Charles Evans is the chief of the Chicago Federal Reserve and a voting member this year on the FOMC (Federal Open Market Committee), which is the US Federal Reserve’s committee on monetary policy.
Evans opined that a goal-oriented approach to monetary policy is apt. However, he was quick to point out that this approach is different from an “instrument-rule” approach. Evans’s primary reference was to the Taylor rule, which mandates fixing the change in the federal funds rate to a quantitative model, which takes the change in inflation rate and unemployment, among other indicators, as input.
Rule versus goal
For some time now, US Republicans, who control both the House and the Senate, have been asking the Fed to tie its decisions on interest rates to a formal rule, like the Taylor rule. According to the Republicans, this will make the central bank more accountable for its decisions.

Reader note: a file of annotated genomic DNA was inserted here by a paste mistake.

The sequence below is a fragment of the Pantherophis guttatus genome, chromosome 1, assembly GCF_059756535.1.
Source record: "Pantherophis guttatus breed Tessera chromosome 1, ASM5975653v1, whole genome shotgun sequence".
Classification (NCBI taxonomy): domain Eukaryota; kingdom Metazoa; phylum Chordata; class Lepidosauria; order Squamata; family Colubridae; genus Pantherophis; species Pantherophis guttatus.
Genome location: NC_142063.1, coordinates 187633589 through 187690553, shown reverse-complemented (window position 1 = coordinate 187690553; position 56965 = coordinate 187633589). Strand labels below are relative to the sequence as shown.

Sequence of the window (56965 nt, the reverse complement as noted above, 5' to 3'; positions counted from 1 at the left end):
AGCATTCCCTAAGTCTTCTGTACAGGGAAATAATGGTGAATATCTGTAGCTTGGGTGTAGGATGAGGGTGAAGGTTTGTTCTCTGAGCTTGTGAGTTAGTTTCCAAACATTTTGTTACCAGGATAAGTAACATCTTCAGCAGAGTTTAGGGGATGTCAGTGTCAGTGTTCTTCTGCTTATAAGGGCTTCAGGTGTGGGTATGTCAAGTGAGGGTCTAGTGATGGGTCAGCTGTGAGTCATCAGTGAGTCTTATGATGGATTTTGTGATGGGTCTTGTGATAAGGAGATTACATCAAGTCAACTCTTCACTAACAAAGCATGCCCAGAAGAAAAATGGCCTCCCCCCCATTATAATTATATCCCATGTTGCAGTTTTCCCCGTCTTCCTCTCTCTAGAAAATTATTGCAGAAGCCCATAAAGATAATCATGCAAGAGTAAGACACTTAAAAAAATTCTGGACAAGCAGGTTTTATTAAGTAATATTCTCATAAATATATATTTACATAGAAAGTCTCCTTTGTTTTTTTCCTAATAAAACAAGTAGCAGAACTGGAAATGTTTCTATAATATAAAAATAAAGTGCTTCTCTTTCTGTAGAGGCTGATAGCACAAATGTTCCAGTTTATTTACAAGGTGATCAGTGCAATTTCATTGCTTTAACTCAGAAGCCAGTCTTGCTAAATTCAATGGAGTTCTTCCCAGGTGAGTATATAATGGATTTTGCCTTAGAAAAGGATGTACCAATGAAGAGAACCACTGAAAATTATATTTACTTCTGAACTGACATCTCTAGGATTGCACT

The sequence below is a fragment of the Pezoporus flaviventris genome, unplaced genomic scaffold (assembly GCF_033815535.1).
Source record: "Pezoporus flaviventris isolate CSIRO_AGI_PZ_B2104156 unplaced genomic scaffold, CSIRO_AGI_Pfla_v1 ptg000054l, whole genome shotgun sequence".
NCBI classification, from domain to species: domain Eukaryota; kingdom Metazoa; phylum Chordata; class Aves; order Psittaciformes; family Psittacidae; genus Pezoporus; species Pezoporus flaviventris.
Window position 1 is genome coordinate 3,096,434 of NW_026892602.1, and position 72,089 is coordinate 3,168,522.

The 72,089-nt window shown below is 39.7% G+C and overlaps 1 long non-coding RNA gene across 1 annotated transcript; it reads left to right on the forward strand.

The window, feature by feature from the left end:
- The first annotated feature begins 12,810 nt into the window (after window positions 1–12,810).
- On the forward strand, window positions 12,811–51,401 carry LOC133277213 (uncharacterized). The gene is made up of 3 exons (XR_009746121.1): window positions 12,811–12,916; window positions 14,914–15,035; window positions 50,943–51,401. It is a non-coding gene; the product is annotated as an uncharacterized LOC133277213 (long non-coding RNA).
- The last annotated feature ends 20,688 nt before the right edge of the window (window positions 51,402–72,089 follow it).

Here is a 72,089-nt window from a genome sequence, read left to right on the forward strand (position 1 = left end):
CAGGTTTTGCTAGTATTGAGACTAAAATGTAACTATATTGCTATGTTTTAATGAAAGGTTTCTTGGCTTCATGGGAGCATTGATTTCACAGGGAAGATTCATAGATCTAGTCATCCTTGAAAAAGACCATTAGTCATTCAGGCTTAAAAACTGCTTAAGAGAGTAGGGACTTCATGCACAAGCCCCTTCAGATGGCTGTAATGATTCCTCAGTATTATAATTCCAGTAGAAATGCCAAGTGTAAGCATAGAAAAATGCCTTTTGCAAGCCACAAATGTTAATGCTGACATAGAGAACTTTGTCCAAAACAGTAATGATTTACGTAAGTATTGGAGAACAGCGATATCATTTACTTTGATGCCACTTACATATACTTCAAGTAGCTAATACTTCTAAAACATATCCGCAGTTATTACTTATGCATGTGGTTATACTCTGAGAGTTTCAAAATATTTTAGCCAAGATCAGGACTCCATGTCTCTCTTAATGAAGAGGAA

Charles Evans noted that a goal-based approach is necessary so that the Fed achieves its dual mandate in a “reasonable amount of time while minimizing potential risks associated with uncertainty over the course of future economic events.” However, tying the approach to a mathematical equation or quantitative model would undermine the risks associated with the projected outlook for the economy, the labor markets, and inflation.
A change in the federal funds rate has implications across the financial markets. While Treasuries and bonds may begin to see rising yields, which would hurt investors in ETFs like the iShares Barclays 20+ Year Treasury Bond Fund (TLT), corporates like JP Morgan (JPM), General Electric (GE), and Verizon (VZ) may find it more expensive to issue bonds. Due to divergent monetary policies across the world, the already strong dollar may further appreciate. The PowerShares DB US Dollar Index Bullish Fund (UUP)—which tracks the greenback’s rise against currencies like the euro, the Japanese yen, and the British pound—is up over 19% from a year ago.
With employment on track, Charles Evans focused on inflation and his concerns regarding inflation. Let’s take a look at those concerns in the next article in this series.